What if my preserves don’t thicken?
If you’ve done the spoon test and you still don’t feel like your preserves are the consistency you’re looking for, you can return it to the burner and cook it down for a little longer. If you’re still struggling with the consistency after that, try adding a bit of pectin. Add it a teaspoon at a time, letting the preserves boil for a few minutes between each addition, before adding another teaspoon.
How can I reduce the amount of sugar?
Sugar is really integral in causing the preserves to set. Therefore, you can’t cut the amount of sugar without adding something back in. To reduce the amount of sugar in this recipe, add one (1.75 ounce) box of Low or No Sugar Needed Pectin (four tablespoons if using bulk.) Reduce the amount of sugar to 1 1/2 cups. You can leave the sugar out entirely, but keep in mind, your preserves might be a bit on the runny side.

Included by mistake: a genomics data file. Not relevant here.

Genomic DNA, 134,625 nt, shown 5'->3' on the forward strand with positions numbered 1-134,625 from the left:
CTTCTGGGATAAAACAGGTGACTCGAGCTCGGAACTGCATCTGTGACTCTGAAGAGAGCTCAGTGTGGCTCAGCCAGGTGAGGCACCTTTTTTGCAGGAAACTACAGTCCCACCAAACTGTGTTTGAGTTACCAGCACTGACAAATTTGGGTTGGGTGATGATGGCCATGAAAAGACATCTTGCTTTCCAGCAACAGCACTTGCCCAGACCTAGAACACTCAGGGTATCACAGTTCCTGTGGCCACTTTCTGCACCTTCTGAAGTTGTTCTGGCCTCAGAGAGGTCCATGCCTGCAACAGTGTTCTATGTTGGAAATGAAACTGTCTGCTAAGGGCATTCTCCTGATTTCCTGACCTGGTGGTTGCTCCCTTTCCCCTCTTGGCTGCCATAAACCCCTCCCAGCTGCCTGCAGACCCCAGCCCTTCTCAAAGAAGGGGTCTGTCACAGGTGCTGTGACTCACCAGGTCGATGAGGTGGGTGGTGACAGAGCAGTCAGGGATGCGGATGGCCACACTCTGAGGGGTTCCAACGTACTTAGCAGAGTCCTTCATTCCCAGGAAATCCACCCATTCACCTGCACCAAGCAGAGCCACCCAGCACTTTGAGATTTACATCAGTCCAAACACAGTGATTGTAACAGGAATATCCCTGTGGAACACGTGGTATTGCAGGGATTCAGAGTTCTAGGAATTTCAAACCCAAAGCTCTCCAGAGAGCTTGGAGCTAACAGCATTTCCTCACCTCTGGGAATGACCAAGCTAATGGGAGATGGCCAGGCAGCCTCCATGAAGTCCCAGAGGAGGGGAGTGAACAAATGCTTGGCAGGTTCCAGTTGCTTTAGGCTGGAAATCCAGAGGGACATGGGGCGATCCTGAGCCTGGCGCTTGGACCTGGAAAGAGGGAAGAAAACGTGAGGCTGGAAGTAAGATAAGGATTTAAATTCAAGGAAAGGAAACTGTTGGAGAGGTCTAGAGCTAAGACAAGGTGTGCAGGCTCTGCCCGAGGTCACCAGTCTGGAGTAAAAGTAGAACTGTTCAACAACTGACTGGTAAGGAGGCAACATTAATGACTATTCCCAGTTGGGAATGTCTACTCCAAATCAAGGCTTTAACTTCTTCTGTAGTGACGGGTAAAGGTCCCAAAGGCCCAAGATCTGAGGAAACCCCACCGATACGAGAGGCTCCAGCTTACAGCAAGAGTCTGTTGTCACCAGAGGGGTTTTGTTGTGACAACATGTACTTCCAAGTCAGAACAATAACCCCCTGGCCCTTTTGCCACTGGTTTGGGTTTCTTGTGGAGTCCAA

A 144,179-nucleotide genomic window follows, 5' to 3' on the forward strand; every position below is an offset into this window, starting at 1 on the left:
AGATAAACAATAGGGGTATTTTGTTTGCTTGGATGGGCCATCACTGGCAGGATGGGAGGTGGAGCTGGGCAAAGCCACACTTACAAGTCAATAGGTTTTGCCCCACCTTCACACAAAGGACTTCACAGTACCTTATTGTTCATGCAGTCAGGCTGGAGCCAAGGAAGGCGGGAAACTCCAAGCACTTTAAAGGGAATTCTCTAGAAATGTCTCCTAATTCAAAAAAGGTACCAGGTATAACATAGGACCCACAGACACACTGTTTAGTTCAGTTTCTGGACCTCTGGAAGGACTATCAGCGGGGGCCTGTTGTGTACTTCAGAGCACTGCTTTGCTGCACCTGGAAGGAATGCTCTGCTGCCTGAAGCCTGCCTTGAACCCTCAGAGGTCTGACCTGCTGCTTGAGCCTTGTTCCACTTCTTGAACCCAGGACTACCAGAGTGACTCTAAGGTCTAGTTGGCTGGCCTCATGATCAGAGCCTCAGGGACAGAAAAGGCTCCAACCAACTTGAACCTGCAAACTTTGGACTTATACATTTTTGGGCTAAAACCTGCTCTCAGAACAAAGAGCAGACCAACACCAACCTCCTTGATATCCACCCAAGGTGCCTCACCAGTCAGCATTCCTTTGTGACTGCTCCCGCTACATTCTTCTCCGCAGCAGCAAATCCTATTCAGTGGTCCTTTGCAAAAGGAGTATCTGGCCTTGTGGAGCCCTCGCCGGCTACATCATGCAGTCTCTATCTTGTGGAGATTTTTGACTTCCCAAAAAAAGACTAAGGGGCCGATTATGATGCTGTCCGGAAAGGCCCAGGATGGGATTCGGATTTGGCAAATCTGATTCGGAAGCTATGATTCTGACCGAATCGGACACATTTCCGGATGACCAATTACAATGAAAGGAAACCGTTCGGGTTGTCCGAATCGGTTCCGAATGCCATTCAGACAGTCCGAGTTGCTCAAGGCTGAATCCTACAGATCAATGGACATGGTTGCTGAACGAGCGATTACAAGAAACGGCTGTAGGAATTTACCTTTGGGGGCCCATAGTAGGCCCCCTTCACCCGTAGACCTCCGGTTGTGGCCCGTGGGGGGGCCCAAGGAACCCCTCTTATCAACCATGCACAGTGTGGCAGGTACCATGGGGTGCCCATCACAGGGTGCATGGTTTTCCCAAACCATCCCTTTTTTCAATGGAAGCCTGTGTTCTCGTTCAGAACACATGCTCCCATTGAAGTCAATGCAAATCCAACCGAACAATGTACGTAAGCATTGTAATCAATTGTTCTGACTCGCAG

Can I use honey instead of sugar?
In preserves without pectin, you can replace up to half of the amount of sugar with honey. If using pectin (for example, in low sugar preserves) all of the sugar can be replace by honey.
Can I use artificial sweetener?
Yes. Follow the instructions listed above for low sugar preserves. Since artificial sweeteners are sweeter than regular sugar, substitute two tablespoons of sweetener for every one cup of sugar.
Homemade Fig Preserves
- 6 cups stemmed and chopped figs I used Celeste figs
- 3 1/2 cups granulated sugar
- 1/4 cup bottled lemon juice
- 3 teaspoons lemon zest optional
- 1/4 teaspoon nutmeg optional
- In a large pot, combine the figs and sugar. Let them sit for about 2 hours.
- Add the lemon juice and stir to combine.
- Heat the pot over medium high heat until it comes to a boil.
- Cook down until the figs become very soft and the syrup begins to thicken, about 10-20 minutes.